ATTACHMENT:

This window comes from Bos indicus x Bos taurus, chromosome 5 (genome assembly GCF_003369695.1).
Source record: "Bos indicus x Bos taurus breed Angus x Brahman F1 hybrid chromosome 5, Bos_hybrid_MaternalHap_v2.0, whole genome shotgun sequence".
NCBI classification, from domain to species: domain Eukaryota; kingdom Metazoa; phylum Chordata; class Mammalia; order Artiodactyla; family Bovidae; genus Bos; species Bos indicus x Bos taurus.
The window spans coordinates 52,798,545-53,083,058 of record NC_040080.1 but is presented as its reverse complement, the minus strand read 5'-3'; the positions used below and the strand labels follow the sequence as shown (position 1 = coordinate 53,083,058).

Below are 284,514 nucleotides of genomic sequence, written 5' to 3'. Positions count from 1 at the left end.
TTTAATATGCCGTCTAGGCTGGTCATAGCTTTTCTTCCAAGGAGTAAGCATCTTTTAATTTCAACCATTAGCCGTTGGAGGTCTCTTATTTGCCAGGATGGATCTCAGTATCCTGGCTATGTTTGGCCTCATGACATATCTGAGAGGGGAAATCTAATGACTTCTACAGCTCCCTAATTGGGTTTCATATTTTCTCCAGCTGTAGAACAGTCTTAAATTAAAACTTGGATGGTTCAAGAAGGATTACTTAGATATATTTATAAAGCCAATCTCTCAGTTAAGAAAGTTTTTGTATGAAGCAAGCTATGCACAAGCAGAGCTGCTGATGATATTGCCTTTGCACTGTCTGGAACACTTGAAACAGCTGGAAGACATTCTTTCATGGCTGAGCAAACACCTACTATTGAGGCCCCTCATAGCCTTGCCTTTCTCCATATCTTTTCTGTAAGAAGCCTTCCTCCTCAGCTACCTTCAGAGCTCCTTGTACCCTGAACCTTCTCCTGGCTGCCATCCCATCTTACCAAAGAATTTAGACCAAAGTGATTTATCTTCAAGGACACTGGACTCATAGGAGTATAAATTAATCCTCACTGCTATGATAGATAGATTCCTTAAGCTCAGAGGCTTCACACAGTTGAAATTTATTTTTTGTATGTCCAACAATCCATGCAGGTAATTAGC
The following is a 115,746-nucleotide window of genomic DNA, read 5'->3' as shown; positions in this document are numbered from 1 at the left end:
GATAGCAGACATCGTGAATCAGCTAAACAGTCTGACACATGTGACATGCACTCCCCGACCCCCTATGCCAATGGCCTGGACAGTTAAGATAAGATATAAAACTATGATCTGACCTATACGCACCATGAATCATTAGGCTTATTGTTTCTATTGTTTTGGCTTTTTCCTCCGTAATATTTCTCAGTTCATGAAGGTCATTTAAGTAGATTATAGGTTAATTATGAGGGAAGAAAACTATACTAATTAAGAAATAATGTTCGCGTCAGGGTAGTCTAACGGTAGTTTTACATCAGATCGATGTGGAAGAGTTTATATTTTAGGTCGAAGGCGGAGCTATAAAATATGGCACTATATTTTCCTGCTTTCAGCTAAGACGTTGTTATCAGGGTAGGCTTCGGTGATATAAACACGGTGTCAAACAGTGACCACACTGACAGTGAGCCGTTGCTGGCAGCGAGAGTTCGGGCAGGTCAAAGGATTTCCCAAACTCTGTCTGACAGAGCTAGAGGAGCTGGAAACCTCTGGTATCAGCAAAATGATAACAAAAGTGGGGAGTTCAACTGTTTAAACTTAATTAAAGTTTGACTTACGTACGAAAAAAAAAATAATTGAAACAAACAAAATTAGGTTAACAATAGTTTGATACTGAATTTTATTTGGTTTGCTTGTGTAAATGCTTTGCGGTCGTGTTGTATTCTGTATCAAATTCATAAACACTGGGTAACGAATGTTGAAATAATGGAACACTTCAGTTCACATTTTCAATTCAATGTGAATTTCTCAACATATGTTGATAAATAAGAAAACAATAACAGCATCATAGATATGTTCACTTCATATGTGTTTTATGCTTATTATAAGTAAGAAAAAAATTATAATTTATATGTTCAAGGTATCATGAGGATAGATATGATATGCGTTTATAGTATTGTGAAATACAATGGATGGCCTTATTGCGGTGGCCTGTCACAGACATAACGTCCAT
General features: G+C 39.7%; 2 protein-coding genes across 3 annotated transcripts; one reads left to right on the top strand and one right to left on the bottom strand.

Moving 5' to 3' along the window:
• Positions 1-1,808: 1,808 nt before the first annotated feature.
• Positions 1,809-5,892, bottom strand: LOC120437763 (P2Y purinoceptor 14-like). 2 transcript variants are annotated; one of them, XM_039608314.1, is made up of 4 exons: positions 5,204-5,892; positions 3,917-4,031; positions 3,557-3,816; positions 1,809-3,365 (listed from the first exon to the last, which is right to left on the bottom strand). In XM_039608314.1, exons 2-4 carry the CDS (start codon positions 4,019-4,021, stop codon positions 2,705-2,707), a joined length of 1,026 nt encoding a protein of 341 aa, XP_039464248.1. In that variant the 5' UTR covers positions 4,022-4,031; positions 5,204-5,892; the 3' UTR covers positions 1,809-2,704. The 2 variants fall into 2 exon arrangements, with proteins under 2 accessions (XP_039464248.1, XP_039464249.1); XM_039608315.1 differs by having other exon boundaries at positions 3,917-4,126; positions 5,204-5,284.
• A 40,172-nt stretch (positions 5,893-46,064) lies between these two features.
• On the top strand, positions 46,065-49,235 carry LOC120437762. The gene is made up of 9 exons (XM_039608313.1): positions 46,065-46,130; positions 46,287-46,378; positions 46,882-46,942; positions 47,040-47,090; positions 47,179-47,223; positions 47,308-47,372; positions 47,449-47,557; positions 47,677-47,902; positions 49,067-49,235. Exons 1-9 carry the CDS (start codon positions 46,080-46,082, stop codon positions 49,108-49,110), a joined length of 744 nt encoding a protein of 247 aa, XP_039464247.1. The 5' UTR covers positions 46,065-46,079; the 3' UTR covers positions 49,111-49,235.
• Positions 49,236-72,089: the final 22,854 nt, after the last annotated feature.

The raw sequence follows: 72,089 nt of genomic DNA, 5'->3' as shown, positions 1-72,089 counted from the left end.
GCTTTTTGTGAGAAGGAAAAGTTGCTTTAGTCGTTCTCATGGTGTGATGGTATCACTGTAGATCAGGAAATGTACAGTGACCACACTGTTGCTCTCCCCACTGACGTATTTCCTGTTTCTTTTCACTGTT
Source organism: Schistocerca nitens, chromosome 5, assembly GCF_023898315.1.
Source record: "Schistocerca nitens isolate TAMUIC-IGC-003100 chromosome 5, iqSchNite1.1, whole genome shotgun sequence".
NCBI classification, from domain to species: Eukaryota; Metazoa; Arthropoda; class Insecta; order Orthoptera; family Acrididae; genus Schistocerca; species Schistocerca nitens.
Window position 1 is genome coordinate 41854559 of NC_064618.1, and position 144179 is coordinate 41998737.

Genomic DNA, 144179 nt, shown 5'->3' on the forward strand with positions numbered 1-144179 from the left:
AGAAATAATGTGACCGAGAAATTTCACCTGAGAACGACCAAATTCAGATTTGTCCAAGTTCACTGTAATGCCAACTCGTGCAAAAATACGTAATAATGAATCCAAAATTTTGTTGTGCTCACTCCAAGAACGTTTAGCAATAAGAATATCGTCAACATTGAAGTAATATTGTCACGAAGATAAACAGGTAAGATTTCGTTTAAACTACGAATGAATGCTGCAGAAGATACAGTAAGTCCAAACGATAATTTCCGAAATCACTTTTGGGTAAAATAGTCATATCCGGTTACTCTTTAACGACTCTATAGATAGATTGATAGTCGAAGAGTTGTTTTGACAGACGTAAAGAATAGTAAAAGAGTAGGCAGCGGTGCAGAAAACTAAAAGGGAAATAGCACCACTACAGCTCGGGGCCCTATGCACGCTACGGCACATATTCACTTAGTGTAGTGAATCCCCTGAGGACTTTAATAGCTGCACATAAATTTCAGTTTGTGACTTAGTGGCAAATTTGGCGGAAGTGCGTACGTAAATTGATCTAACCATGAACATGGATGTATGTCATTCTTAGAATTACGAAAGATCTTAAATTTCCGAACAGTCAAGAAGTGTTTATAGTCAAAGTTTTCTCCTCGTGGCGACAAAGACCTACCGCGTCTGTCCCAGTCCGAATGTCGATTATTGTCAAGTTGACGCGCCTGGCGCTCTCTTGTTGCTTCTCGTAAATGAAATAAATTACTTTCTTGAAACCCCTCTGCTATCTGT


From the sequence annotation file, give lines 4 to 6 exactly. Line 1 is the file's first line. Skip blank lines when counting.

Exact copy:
The window spans coordinates 52,798,545-53,083,058 of record NC_040080.1 but is presented as its reverse complement, the minus strand read 5'-3'; the positions used below and the strand labels follow the sequence as shown (position 1 = coordinate 53,083,058).

Below are 284,514 nucleotides of genomic sequence, written 5' to 3'. Positions count from 1 at the left end.
TTTAATATGCCGTCTAGGCTGGTCATAGCTTTTCTTCCAAGGAGTAAGCATCTTTTAATTTCAACCATTAGCCGTTGGAGGTCTCTTATTTGCCAGGATGGATCTCAGTATCCTGGCTATGTTTGGCCTCATGACATATCTGAGAGGGGAAATCTAATGACTTCTACAGCTCCCTAATTGGGTTTCATATTTTCTCCAGCTGTAGAACAGTCTTAAATTAAAACTTGGATGGTTCAAGAAGGATTACTTAGATATATTTATAAAGCCAATCTCTCAGTTAAGAAAGTTTTTGTATGAAGCAAGCTATGCACAAGCAGAGCTGCTGATGATATTGCCTTTGCACTGTCTGGAACACTTGAAACAGCTGGAAGACATTCTTTCATGGCTGAGCAAACACCTACTATTGAGGCCCCTCATAGCCTTGCCTTTCTCCATATCTTTTCTGTAAGAAGCCTTCCTCCTCAGCTACCTTCAGAGCTCCTTGTACCCTGAACCTTCTCCTGGCTGCCATCCCATCTTACCAAAGAATTTAGACCAAAGTGATTTATCTTCAAGGACACTGGACTCATAGGAGTATAAATTAATCCTCACTGCTATGATAGATAGATTCCTTAAGCTCAGAGGCTTCACACAGTTGAAATTTATTTTTTGTATGTCCAACAATCCATGCAGGTAATTAGC